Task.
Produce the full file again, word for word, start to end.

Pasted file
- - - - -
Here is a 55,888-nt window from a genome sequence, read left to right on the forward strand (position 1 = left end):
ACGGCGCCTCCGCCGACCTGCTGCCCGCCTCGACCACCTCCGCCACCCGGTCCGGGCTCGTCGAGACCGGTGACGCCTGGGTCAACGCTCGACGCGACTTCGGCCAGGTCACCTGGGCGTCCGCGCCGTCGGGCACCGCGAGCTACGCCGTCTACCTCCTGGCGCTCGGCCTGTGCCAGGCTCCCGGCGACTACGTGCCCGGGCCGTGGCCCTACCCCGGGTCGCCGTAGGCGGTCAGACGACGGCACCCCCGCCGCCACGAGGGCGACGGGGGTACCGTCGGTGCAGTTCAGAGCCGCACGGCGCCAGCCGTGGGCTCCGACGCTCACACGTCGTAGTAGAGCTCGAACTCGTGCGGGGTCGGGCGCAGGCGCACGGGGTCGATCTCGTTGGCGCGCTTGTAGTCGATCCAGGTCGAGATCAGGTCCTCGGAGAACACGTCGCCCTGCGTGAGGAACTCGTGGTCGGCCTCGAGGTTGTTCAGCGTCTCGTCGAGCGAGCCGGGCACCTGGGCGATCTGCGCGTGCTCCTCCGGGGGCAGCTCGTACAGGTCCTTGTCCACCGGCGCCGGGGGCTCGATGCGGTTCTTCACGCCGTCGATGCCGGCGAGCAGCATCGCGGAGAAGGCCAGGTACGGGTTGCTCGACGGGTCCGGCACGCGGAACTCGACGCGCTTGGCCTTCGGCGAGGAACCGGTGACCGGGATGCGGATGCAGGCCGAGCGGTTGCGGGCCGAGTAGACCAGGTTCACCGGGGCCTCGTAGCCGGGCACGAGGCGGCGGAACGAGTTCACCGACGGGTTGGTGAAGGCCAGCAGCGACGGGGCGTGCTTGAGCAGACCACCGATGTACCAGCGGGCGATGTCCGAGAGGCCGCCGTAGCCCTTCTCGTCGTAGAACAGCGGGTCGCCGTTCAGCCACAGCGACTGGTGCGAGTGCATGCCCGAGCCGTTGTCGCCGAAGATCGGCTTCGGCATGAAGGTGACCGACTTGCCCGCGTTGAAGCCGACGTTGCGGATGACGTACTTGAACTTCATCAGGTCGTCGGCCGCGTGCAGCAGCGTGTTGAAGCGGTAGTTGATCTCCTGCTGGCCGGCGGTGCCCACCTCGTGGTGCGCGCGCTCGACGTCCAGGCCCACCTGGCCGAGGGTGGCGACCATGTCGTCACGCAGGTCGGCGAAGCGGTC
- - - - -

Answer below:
Here is a 55,888-nt window from a genome sequence, read left to right on the forward strand (position 1 = left end):
ACGGCGCCTCCGCCGACCTGCTGCCCGCCTCGACCACCTCCGCCACCCGGTCCGGGCTCGTCGAGACCGGTGACGCCTGGGTCAACGCTCGACGCGACTTCGGCCAGGTCACCTGGGCGTCCGCGCCGTCGGGCACCGCGAGCTACGCCGTCTACCTCCTGGCGCTCGGCCTGTGCCAGGCTCCCGGCGACTACGTGCCCGGGCCGTGGCCCTACCCCGGGTCGCCGTAGGCGGTCAGACGACGGCACCCCCGCCGCCACGAGGGCGACGGGGGTACCGTCGGTGCAGTTCAGAGCCGCACGGCGCCAGCCGTGGGCTCCGACGCTCACACGTCGTAGTAGAGCTCGAACTCGTGCGGGGTCGGGCGCAGGCGCACGGGGTCGATCTCGTTGGCGCGCTTGTAGTCGATCCAGGTCGAGATCAGGTCCTCGGAGAACACGTCGCCCTGCGTGAGGAACTCGTGGTCGGCCTCGAGGTTGTTCAGCGTCTCGTCGAGCGAGCCGGGCACCTGGGCGATCTGCGCGTGCTCCTCCGGGGGCAGCTCGTACAGGTCCTTGTCCACCGGCGCCGGGGGCTCGATGCGGTTCTTCACGCCGTCGATGCCGGCGAGCAGCATCGCGGAGAAGGCCAGGTACGGGTTGCTCGACGGGTCCGGCACGCGGAACTCGACGCGCTTGGCCTTCGGCGAGGAACCGGTGACCGGGATGCGGATGCAGGCCGAGCGGTTGCGGGCCGAGTAGACCAGGTTCACCGGGGCCTCGTAGCCGGGCACGAGGCGGCGGAACGAGTTCACCGACGGGTTGGTGAAGGCCAGCAGCGACGGGGCGTGCTTGAGCAGACCACCGATGTACCAGCGGGCGATGTCCGAGAGGCCGCCGTAGCCCTTCTCGTCGTAGAACAGCGGGTCGCCGTTCAGCCACAGCGACTGGTGCGAGTGCATGCCCGAGCCGTTGTCGCCGAAGATCGGCTTCGGCATGAAGGTGACCGACTTGCCCGCGTTGAAGCCGACGTTGCGGATGACGTACTTGAACTTCATCAGGTCGTCGGCCGCGTGCAGCAGCGTGTTGAAGCGGTAGTTGATCTCCTGCTGGCCGGCGGTGCCCACCTCGTGGTGCGCGCGCTCGACGTCCAGGCCCACCTGGCCGAGGGTGGCGACCATGTCGTCACGCAGGTCGGCGAAGCGGTC